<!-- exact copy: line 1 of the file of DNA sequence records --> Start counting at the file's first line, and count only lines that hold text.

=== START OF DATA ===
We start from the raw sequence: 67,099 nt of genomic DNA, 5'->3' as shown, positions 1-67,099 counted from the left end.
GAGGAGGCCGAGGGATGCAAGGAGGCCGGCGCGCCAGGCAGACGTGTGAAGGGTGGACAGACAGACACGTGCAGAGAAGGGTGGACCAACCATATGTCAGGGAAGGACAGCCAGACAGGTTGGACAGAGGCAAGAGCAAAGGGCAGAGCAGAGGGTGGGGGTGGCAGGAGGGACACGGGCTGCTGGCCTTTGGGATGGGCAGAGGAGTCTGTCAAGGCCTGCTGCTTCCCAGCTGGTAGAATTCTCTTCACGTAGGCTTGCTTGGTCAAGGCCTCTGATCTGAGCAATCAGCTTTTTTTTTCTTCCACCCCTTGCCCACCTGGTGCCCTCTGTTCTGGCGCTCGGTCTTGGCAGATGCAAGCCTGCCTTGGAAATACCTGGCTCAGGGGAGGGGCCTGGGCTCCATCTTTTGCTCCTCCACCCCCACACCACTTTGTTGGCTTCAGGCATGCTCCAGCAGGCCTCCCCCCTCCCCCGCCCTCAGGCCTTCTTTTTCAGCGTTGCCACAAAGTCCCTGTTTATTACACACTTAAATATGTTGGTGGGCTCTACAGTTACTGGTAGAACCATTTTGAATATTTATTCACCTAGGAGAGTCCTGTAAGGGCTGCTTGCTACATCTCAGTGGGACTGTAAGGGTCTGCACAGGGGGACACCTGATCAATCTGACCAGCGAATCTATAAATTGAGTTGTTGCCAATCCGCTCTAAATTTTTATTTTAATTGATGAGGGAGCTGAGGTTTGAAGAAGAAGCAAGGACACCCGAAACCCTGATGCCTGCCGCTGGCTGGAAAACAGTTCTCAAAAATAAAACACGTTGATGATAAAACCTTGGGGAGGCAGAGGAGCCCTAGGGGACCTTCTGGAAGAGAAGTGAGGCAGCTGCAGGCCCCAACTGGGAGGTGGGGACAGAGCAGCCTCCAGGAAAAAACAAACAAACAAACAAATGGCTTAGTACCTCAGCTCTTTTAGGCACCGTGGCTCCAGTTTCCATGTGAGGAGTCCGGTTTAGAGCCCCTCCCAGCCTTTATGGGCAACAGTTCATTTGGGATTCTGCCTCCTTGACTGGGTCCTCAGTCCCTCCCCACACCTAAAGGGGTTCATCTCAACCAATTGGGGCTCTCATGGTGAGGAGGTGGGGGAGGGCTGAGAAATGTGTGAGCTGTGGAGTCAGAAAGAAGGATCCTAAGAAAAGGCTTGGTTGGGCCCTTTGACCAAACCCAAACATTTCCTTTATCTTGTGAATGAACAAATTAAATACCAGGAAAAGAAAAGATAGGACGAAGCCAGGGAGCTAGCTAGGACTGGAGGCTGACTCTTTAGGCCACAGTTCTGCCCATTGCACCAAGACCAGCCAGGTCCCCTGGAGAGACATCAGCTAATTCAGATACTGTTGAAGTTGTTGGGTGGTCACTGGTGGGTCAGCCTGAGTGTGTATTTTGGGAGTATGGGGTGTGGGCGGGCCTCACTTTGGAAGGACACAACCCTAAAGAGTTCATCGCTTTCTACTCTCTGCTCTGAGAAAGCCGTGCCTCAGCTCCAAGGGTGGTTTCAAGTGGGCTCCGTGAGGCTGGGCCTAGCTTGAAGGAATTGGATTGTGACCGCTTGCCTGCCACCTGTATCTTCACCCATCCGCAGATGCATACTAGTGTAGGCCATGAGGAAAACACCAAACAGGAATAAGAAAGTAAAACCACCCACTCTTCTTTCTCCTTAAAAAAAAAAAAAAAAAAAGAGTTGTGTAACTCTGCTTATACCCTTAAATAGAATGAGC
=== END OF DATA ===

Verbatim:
We start from the raw sequence: 67,099 nt of genomic DNA, 5'->3' as shown, positions 1-67,099 counted from the left end.